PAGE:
And so we begin the year by revisiting one of my favourite authors. I’ve only actually reviewed Mike Gayle on here once before, but with the completion of this I’ve now read all but one of his books (Turning Forty is still absent from my ‘completed’ list). His books are the equivalent of a pint and a packet of peanuts down the local with your mates – comfortable, fun and good for a laugh – but they all have a harder edge too, dealing with the harsh realities of life that never goes the way we want it to.

Seeing Other People begins with journalist Joe Clarke waking up in a bed that definitely does not belong to him with a woman who is definitely not his wife. Unfortantely for him, he can’t remember anything about how he got there. The last thing he remembers is that he was on his way home and an intern at his office, Bella, was texting him, asking him to meet her. And apparently he did, and it’s now the morning after the night before and it appears he cheated on his wife, Penny.

He skips around the truth for a few months and vows to be a better husband and father than ever before, saying that it was just one night. But then his ex-girlfriend Fiona appears, over-perfumed and as antagonistic as ever before. She tells him that he didn’t cheat after all, but that isn’t the most alarming thing about this: it’s that Fiona is dead. And if she’s dead, why can Joe see her? Joe begins to wonder if he’s having a breakdown and he must decide whether to admit all to Penny or let it go.

Gayle writes with such a casual style that it just flows easily and you get caught up in the drama. He is a master of telling stories that show you don’t need robots, aliens, werewolves or magic to make a story great – you can do it with a simple domestic incident. His characters have always been interesting, fully rounded and just as prone to making mistakes as you or me. Gayle really gets into the mindset of his characters and is very skilled at writing relationships, exploring how they grow from strength to strength or wither if not given enough attention. There’s a romance here, certainly, but it is also excellent to see him tackle male friendships, a subject that there often seems to be a lack of. It’s nice to see blokey sorts sitting around and discussing their problems. I think it’s seen more as a female thing to do, but men do it just as much.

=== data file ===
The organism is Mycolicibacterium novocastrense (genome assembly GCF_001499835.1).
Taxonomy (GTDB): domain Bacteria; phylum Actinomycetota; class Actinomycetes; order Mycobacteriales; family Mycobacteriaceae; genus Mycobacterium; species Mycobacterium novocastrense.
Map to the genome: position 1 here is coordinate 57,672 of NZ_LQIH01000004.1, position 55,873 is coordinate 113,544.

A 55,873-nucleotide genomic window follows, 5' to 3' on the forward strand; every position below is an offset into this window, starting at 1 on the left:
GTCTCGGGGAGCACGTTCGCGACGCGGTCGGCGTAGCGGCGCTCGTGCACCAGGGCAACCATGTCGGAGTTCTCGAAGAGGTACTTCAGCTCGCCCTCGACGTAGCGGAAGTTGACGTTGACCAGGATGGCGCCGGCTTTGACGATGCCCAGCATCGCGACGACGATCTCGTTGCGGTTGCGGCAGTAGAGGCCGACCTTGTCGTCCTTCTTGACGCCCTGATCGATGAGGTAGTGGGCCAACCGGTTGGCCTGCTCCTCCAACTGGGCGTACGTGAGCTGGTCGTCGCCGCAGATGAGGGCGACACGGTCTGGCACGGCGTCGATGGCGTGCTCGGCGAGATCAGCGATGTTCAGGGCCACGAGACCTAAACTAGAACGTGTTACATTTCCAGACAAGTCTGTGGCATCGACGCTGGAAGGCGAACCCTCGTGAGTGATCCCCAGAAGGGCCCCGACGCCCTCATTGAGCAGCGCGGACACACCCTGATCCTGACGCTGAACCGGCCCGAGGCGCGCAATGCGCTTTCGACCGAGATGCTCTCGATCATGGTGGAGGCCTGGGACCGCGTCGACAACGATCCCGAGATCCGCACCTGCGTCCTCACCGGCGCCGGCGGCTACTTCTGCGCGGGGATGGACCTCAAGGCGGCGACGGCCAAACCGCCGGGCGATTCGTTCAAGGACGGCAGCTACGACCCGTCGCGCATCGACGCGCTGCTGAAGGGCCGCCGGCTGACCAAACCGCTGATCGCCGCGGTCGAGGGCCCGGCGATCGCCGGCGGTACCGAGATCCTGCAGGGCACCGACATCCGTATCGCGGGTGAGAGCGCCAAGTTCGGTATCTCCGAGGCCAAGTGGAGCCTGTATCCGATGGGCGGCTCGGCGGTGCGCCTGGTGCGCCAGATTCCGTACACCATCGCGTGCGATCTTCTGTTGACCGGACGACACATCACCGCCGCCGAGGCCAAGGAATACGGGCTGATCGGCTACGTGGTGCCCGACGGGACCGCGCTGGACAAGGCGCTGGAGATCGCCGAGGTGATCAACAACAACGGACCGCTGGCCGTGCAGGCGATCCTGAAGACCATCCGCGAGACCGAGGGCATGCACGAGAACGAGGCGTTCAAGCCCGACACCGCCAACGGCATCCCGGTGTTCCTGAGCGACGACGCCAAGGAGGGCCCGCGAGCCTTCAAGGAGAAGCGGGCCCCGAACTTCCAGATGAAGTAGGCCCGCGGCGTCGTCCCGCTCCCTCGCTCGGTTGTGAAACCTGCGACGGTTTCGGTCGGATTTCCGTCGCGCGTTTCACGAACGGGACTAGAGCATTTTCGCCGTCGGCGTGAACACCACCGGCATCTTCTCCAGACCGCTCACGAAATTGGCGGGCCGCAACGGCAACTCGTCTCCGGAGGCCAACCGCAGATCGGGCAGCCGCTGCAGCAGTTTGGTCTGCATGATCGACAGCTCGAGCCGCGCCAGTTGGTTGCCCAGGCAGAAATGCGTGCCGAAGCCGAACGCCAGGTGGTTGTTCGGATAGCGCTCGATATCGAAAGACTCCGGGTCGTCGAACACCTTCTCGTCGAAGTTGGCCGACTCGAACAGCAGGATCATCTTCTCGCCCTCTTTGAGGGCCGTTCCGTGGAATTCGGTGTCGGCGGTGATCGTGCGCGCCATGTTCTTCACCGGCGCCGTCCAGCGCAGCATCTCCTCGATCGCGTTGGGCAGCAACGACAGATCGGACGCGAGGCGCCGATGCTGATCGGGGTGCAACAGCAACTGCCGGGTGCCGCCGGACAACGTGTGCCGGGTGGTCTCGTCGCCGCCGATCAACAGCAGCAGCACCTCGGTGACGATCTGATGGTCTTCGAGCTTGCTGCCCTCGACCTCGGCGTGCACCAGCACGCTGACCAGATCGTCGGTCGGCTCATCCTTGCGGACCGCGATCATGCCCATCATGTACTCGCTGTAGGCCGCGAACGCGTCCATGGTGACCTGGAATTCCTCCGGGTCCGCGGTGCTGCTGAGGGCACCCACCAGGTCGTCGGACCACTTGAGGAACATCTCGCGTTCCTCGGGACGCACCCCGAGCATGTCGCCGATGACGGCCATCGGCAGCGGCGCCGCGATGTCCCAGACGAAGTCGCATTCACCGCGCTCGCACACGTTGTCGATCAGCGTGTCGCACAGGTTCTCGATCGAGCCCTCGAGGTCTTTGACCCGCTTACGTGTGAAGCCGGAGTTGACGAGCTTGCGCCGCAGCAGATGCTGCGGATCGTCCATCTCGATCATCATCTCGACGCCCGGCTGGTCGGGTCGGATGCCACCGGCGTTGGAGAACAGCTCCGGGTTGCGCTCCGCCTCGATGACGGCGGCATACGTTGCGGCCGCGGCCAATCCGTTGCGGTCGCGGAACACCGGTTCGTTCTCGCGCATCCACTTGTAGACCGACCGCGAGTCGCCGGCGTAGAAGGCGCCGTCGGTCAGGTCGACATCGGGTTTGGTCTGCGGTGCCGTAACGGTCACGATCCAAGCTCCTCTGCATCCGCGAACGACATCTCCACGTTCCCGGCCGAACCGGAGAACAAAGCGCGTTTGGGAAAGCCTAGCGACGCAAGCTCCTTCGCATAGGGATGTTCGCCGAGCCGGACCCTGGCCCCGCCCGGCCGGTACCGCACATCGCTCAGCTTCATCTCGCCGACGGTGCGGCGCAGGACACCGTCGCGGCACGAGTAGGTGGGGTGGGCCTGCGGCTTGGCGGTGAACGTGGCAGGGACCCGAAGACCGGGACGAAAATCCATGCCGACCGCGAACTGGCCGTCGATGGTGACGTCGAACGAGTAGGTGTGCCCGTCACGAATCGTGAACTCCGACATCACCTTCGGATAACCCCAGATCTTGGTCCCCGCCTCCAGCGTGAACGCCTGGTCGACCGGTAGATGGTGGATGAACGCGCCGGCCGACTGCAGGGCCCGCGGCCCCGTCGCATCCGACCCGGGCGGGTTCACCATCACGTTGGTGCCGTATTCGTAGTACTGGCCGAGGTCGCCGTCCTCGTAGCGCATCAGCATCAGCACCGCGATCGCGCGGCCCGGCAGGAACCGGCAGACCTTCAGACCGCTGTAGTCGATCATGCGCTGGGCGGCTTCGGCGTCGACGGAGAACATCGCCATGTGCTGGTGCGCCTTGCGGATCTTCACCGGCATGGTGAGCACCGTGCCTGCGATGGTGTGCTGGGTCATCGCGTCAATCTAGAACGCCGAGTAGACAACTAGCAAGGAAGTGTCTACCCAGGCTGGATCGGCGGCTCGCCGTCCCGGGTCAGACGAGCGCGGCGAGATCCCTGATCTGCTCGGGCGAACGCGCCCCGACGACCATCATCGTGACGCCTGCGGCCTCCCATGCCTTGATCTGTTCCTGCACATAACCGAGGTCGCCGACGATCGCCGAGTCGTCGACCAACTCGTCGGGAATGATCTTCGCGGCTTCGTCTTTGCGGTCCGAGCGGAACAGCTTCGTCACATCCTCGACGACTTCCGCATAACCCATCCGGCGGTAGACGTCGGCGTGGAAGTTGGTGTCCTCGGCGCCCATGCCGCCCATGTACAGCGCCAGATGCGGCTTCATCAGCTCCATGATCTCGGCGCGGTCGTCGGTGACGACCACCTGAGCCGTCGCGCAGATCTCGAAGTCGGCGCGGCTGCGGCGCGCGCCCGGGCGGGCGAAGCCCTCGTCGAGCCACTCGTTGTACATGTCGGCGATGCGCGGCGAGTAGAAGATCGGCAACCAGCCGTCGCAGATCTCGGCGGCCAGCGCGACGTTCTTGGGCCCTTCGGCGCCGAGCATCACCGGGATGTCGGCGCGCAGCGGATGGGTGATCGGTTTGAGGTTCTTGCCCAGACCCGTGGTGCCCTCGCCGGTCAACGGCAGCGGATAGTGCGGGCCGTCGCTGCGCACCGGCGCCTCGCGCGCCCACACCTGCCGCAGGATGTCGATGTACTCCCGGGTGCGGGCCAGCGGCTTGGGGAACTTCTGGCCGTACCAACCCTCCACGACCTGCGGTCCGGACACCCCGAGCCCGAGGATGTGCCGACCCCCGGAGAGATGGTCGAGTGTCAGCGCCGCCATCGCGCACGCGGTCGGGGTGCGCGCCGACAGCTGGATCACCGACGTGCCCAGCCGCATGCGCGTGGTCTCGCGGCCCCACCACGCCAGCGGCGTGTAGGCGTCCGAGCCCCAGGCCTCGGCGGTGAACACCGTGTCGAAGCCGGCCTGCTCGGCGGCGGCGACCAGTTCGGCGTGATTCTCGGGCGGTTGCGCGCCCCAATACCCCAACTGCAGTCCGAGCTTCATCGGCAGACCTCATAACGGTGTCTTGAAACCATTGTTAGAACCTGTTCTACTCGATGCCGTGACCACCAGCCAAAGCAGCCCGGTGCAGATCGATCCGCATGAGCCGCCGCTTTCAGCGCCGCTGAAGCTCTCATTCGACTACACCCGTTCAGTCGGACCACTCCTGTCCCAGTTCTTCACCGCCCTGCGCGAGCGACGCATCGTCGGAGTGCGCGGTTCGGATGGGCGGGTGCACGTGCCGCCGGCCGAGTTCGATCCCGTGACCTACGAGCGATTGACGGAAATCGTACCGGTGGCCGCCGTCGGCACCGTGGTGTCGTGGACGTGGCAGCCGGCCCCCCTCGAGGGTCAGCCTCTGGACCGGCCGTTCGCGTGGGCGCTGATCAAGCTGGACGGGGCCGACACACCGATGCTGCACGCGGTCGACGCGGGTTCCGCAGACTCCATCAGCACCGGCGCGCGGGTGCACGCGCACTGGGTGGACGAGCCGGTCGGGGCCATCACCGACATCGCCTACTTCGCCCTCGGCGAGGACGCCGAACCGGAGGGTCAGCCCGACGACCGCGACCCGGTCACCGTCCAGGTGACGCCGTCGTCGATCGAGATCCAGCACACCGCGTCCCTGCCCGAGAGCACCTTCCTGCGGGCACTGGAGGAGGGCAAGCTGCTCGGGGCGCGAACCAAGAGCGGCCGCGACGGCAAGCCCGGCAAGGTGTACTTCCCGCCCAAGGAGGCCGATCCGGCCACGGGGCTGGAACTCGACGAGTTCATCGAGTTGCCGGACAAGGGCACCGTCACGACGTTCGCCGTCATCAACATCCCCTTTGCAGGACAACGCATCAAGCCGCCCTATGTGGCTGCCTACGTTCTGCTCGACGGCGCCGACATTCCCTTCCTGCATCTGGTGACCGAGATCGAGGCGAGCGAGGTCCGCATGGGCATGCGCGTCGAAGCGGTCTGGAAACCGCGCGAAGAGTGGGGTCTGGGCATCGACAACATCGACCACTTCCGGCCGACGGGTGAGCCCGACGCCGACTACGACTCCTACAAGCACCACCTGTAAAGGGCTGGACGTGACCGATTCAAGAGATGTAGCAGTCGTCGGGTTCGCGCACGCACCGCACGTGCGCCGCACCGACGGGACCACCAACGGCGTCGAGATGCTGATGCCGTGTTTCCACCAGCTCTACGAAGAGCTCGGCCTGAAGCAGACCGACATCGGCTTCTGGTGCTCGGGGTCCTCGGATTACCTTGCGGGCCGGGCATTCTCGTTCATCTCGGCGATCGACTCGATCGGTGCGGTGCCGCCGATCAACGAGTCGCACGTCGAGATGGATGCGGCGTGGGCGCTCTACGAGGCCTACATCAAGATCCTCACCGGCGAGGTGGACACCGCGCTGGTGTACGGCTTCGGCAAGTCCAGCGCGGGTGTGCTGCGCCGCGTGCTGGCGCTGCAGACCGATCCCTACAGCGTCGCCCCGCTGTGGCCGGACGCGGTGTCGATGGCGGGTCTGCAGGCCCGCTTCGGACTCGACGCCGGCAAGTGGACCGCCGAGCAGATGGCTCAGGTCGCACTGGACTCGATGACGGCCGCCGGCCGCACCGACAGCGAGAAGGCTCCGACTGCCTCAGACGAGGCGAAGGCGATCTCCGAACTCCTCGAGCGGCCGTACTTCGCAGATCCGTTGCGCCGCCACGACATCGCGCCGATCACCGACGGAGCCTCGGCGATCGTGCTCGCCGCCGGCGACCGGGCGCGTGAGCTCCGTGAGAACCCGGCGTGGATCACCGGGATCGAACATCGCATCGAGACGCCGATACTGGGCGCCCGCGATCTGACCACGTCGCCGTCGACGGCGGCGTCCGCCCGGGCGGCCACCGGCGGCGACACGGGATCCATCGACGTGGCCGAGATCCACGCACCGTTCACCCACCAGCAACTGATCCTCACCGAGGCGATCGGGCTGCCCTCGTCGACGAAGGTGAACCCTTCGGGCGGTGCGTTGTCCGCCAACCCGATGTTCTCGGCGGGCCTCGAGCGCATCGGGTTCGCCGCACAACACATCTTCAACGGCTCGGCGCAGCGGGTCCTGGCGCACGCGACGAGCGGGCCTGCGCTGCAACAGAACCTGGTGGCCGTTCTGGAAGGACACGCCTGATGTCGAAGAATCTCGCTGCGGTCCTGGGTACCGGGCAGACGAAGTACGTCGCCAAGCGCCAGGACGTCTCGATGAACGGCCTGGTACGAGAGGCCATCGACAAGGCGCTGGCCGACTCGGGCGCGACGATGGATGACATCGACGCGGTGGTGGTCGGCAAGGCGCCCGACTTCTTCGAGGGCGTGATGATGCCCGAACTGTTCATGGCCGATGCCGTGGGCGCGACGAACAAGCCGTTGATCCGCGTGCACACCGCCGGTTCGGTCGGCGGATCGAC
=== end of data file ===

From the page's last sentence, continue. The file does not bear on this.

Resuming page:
The supernatural elements of the novel are more the B-story and far from dominate the page. This is a good thing. If memory serves, this is the first of his books to introduce a plot point like this, but it’s been years since I read his earlier stuff so I can’t be sure. (I’m thinking now that I might have to re-read all of his back catalogue once I’m done with Coupland and Rowling…) Fiona isn’t a particularly nice character, but nonetheless she retains a frightening believability. Joe is someone that you’d happily go for a curry with, which I think is standard in Gayle’s work. His main characters are all flawed but tend to be genuinely nice people, as I think most people are, in reality.

Probably not my absolute favourite of his books (I still think that’s Brand New Friend) but definitely in the top three and an excellent way to start the new year.

If, however, you do fancy something with magic and mystery in it, please download my debut novel The Atomic Blood-stained Bus, and help keep me in wine for another year!

“What Not To Do And How To Do It” by Danny Wallace (2011)

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For anyone who has ever felt awkward. Ever.

For anyone who has ever felt awkward. Ever.

“‘Well,’ I say, trying to make it sound like an important word, an historic word.”

Everyone has that list of historical or famous people in their head that they’d love to go to the pub with and discuss the ins and outs of the world over a couple of drinks. Mine, for example, includes Agatha Christie, J K Rowling, Stephen Fry, P T Barnum and, in a category of his own, Danny Wallace.